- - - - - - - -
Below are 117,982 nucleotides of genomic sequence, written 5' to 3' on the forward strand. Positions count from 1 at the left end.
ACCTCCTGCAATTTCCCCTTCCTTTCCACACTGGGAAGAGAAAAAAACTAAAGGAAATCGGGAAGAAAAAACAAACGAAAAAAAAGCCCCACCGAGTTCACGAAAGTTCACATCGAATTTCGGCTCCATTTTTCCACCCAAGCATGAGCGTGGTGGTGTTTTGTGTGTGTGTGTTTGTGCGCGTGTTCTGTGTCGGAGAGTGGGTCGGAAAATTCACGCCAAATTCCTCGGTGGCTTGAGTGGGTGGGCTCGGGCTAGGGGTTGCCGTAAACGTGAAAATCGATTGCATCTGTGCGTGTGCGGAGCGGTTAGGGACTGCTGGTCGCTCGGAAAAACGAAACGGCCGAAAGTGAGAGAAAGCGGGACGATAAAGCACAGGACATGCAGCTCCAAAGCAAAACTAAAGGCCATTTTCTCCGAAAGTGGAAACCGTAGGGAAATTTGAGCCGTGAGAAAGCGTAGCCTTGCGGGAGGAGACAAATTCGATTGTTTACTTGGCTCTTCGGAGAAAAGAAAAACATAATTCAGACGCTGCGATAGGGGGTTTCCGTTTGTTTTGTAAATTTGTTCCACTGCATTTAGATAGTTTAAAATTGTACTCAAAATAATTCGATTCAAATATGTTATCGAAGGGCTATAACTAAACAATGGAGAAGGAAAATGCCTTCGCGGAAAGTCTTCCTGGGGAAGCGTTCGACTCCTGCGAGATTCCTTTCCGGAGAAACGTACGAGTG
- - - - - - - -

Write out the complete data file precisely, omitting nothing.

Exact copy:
Below are 117,982 nucleotides of genomic sequence, written 5' to 3' on the forward strand. Positions count from 1 at the left end.
ACCTCCTGCAATTTCCCCTTCCTTTCCACACTGGGAAGAGAAAAAAACTAAAGGAAATCGGGAAGAAAAAACAAACGAAAAAAAAGCCCCACCGAGTTCACGAAAGTTCACATCGAATTTCGGCTCCATTTTTCCACCCAAGCATGAGCGTGGTGGTGTTTTGTGTGTGTGTGTTTGTGCGCGTGTTCTGTGTCGGAGAGTGGGTCGGAAAATTCACGCCAAATTCCTCGGTGGCTTGAGTGGGTGGGCTCGGGCTAGGGGTTGCCGTAAACGTGAAAATCGATTGCATCTGTGCGTGTGCGGAGCGGTTAGGGACTGCTGGTCGCTCGGAAAAACGAAACGGCCGAAAGTGAGAGAAAGCGGGACGATAAAGCACAGGACATGCAGCTCCAAAGCAAAACTAAAGGCCATTTTCTCCGAAAGTGGAAACCGTAGGGAAATTTGAGCCGTGAGAAAGCGTAGCCTTGCGGGAGGAGACAAATTCGATTGTTTACTTGGCTCTTCGGAGAAAAGAAAAACATAATTCAGACGCTGCGATAGGGGGTTTCCGTTTGTTTTGTAAATTTGTTCCACTGCATTTAGATAGTTTAAAATTGTACTCAAAATAATTCGATTCAAATATGTTATCGAAGGGCTATAACTAAACAATGGAGAAGGAAAATGCCTTCGCGGAAAGTCTTCCTGGGGAAGCGTTCGACTCCTGCGAGATTCCTTTCCGGAGAAACGTACGAGTG